Edited by deilenberger

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Thank you for the detailed report. Could you please explain an easy way to take away the carpet? I have the same flooding problem in the car. I cleared the ac drain because i thought its the reason. But it was open. Today driving a few miles with ac switch on and again wet like crazy. Makes me really mad this story :-(

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For me, the wet foam caused corrosion of some of the connections inside the wrapped wiring, eventually causing a real cascade of electrical problems that were a challenge to correct. The carpeting itself appeared completely dry - it was troubleshooting the electrical failures that eventually led to me pulling back the carpeting and finding the water.

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Thank you for the detailed report. Could you please explain an easy way to take away the carpet? I have the same flooding problem in the car. I cleared the ac drain because i thought its the reason. But it was open. Today driving a few miles with ac switch on and again wet like crazy. Makes me really mad this story :-(

The drain hose itself might be damage and leaking water into the cabin, you must inspect it carefully.

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If it's AC water - the hose is either damaged, or perhaps loose on the plastic fitting on the HVAC housing. A tie-wrap would likely fix loose. I went and looked again today. To pull the carpet up, just take a dull something (I use body trim removing tools - plastic - from Harbor Freight - $8, identical to some P-vendors sell for $30) and push them under the door sill horizontally, then pull it vertically and the carpet will bunch up and start showing the edge of the sill trim where you can grab it. The carpet only goes about 3/8"-1/2" under the sill trim. It also is just under the edge of the kickplate on the right side. You can sorta see the edge of the carpet in my photo and how it's pulled out from under the trim.

As mentioned - I looked under the carpet again today - the rubber is basically dry now. I opened the duct as far back as possible (about even with the front edge of the seat pedestal. There are no connectors in it. Just wires. Lots of wires. Some fiber too I think. It was bone dry inside. While I had the dash underpanel removed (1 T15 torx screw), I took my air-gun to the drain tube, it's completely clear.

I did take my air-gun (off my compressor) and make certain the drain path under the hood hinges was open. I then popped off the front part of the extended sill trim the Ti series has, the upper part pops right off with the same trim removing tool. It has little plastic nipples that go into rubber grommets in the body. I'd found this before when looking for drains - and found it full of leaf crap and rotted whirlygigs (seeds from maple trees.) I'd cleaned out that - but some more minor crap was still there. Once I did this, I took a bucket of water and poured it on the right (starboard) side of the windshield. As expected, it runs down by the hinge, and very quickly emerged on the ground from the area under the trim I'd pulled off. I tracked down a cast-in duct on the extended sill trim, and made certain it was not clogged. Before, water used to drip out of this area for quite a while after a rainstorm.. now it runs right out.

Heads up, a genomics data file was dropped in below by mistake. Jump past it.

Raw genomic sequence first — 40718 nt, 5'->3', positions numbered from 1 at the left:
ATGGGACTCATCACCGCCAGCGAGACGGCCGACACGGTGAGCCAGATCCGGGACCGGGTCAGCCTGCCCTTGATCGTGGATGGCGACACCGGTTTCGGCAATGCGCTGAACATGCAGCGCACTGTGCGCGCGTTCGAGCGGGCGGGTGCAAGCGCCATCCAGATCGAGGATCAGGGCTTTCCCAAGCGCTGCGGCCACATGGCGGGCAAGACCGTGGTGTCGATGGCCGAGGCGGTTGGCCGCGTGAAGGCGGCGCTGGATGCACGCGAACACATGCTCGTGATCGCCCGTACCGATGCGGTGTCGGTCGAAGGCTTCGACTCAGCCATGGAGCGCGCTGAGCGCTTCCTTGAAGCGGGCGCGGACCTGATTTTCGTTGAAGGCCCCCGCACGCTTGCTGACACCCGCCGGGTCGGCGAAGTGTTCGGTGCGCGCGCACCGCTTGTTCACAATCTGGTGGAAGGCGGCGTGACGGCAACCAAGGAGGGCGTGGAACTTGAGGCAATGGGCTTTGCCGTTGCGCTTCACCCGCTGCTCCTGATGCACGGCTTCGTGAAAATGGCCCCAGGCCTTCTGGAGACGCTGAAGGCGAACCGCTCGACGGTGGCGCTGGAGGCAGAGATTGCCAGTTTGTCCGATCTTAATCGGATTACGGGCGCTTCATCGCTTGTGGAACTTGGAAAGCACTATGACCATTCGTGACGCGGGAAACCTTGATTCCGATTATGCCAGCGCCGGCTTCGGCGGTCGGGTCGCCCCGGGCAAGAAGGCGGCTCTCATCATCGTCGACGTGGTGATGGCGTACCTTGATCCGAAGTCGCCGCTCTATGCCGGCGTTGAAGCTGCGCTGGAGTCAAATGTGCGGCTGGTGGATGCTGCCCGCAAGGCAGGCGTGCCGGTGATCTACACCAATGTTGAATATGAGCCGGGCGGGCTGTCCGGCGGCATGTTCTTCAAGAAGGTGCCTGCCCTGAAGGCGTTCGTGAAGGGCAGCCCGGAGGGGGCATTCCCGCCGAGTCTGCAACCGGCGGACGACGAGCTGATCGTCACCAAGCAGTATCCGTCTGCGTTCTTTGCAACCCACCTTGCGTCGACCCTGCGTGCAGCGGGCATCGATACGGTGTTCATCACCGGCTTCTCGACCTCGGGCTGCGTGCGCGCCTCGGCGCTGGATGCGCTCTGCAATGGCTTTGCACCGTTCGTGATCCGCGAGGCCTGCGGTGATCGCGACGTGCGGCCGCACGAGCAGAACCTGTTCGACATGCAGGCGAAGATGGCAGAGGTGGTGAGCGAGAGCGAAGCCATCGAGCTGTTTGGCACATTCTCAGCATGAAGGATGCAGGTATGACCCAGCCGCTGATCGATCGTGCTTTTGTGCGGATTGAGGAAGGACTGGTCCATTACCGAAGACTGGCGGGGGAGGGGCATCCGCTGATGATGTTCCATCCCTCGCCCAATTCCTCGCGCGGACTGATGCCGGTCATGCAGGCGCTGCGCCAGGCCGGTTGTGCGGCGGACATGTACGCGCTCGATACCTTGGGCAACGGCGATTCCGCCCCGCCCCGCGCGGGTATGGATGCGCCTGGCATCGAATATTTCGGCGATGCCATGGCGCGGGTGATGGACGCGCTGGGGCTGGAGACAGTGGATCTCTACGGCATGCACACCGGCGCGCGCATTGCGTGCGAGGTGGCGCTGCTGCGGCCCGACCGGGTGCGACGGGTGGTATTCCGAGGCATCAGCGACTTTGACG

Papagut - I'm curious, where were the connectors that gave you problems? I can't find any on the section running up the back of the firewall (the big cable appears to head toward the fuse box area, but I didn't drop the glovebox to make sure..) and the other end runs back under the front seat (going who knows where.. I imagine some of the wiring comes out under the seat for the DVD-GPS player and the seat electronics.)

Edited by deilenberger

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Thank you for the detailed report. Could you please explain an easy way to take away the carpet? I have the same flooding problem in the car. I cleared the ac drain because i thought its the reason. But it was open. Today driving a few miles with ac switch on and again wet like crazy. Makes me really mad this story :-(

The drain hose itself might be damage and leaking water into the cabin, you must inspect it carefully.

I inspect it. Take it away from housing. Looking for damages. Nothing. Everything looks fine.

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Paid also attention to the sunroof drains, if present, which may also be damaged.

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Wow. I found the problem. Take out the carpet like described. Now i could see the entire mass. Like a small lake water everywhere.

First i make this small hole into the plug to let the water go away. I disconnected and take out the ac drain tube to inspect.

And you are right. Not enough to see if its free. It was not very well connected into the firewall. That caused the water. After putting everything together i ran the car with ac for a while and...... Thanks god water was nicely going to the street outside. I take lots of pics but i dont know how to get it into this page with iphone. Thanks to everybody for helpful advises.

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Great photos - especially of the tube. Since I didn't pull mine out of the firewall, I wasn't certain what sort of seal is on the end. I suspect the end seal is just to keep insects from climbing up the tube, and to keep treated air from rushing out of the tube. It's also easy to see how the end might get displaced from the hole in the firewall, doesn't look like there is much holding it in. Perhaps some trim adhesive when reinstalling it might keep it in place.